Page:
LFD Book Forum  

Go Back   LFD Book Forum > Book Feedback - Learning From Data > Chapter 2 - Training versus Testing

Reply
 
Thread Tools Display Modes
  #1  
Old 07-10-2017, 08:58 AM
RicLouRiv RicLouRiv is offline
Junior Member
 
Join Date: Jun 2017
Posts: 7
Default Problem 2.13

I'm having some trouble with Problem 2.13 -- especially Part C. Let me walk through the other parts first...

For Part A, if the VC dimension of a hypothesis set is d, then you need at least 2^d hypotheses to run the d points through in order to get them to shatter. So, d \leq \log_2 M.

For Part B, at worst, your hypothesis set contains no, or perhaps 1, hypothesis. In this event, you have d = 0. I claim you can't have a VC dimension of more than \min d_i. Assume to the contrary that you could shatter d+1 points in the intersection; hence, you can find d+1 points that are shattered by h \in \bigcap H_i. But since these hypotheses belong to every individual H_i, it means that you can shatter these points in the H that has the minimum dimension -- a contradiction. So, 0 \leq d \leq \min d_i.

For Part C, it seems obvious that your lower bound is always the maximum VC dimension from the individual sets: \max d_i \leq d -- simply because the hypotheses that shatter \max d_i points in the corresponding set will carry through to the union.

The upper bound is harder. I can think of simple cases (i.e., 2 hypothesis spaces, each with 2 hypotheses in it) where d=d_1+d_2. While looking ahead a little at Problem 2.14, I'm trying to see if I can find a case where d=d_1+d_2+1. I can't find one, so I'm just hoping that d_1+d_2+1 is a break point. I want to argue as follows: present me with d_1+d_2+1 points that are shattered, and it must be the case that either H_1 or H_2 shattered d_1+1 or d_2+1 points, which is a contradiction. So, given the points, if you restrict to the subset of the union that contains all hypotheses in H_1, by assumption it can't shatter more than d_1 points, so some dichotomy is missing...but then I get stuck.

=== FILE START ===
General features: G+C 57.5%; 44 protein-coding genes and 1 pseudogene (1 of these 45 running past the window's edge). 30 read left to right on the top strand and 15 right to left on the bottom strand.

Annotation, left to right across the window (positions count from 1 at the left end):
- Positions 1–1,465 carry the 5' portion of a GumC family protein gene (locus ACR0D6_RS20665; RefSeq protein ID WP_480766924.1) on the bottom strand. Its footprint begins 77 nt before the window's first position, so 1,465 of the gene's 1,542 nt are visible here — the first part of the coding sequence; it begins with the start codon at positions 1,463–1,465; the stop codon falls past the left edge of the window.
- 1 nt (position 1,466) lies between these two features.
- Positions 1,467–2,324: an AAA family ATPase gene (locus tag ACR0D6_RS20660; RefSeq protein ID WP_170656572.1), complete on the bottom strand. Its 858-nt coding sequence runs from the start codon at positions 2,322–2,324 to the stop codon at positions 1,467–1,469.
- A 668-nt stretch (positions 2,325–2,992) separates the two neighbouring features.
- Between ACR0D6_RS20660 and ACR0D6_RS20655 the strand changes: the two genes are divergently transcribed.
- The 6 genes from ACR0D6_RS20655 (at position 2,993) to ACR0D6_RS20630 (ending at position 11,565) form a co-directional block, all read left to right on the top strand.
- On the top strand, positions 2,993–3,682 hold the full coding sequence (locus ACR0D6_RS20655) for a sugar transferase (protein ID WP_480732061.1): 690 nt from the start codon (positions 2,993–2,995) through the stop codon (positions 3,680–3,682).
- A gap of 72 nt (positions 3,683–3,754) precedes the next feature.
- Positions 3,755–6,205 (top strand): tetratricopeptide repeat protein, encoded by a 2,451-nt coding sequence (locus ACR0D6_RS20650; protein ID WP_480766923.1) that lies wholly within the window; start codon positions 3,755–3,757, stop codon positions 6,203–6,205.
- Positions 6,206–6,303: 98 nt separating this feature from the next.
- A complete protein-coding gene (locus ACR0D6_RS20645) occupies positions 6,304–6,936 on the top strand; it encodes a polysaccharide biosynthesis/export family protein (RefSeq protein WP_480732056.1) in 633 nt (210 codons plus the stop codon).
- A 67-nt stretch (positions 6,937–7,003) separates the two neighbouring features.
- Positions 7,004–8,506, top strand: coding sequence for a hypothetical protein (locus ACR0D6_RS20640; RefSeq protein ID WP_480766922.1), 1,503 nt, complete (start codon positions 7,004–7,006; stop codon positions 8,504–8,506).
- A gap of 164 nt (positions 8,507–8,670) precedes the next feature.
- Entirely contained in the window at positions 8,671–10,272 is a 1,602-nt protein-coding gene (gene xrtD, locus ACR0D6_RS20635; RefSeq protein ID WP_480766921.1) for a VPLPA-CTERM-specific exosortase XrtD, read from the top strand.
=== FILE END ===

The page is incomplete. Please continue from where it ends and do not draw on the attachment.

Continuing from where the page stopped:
Any hints?
Reply With Quote
  #2  
Old 07-12-2017, 01:29 AM
RicLouRiv RicLouRiv is offline
Junior Member
 
Join Date: Jun 2017
Posts: 7
Default Re: Problem 2.13

The internet helped me out here. Using growth functions (duh), you can show that m_{H_1}(d_1+d_2+2) + m_{H_2}(d_1+d_2+2) < 2^{d_1+d_2+2}, and so d_1+d_2+2=(d_1+1)+(d_2+1) is a break point for the union.
Reply With Quote
Reply

Thread Tools
Display Modes

Posting Rules
You may not post new threads
You may not post replies
You may not post attachments
You may not edit your posts

BB code is On
Smilies are On
[IMG] code is On
HTML code is Off

Forum Jump


All times are GMT -7. The time now is 10:38 PM.


Powered by vBulletin® Version 3.8.3
Copyright ©2000 - 2017, Jelsoft Enterprises Ltd.
The contents of this forum are to be used ONLY by readers of the Learning From Data book by Yaser S. Abu-Mostafa, Malik Magdon-Ismail, and Hsuan-Tien Lin, and participants in the Learning From Data MOOC by Yaser S. Abu-Mostafa. No part of these contents is to be communicated or made accessible to ANY other person or entity.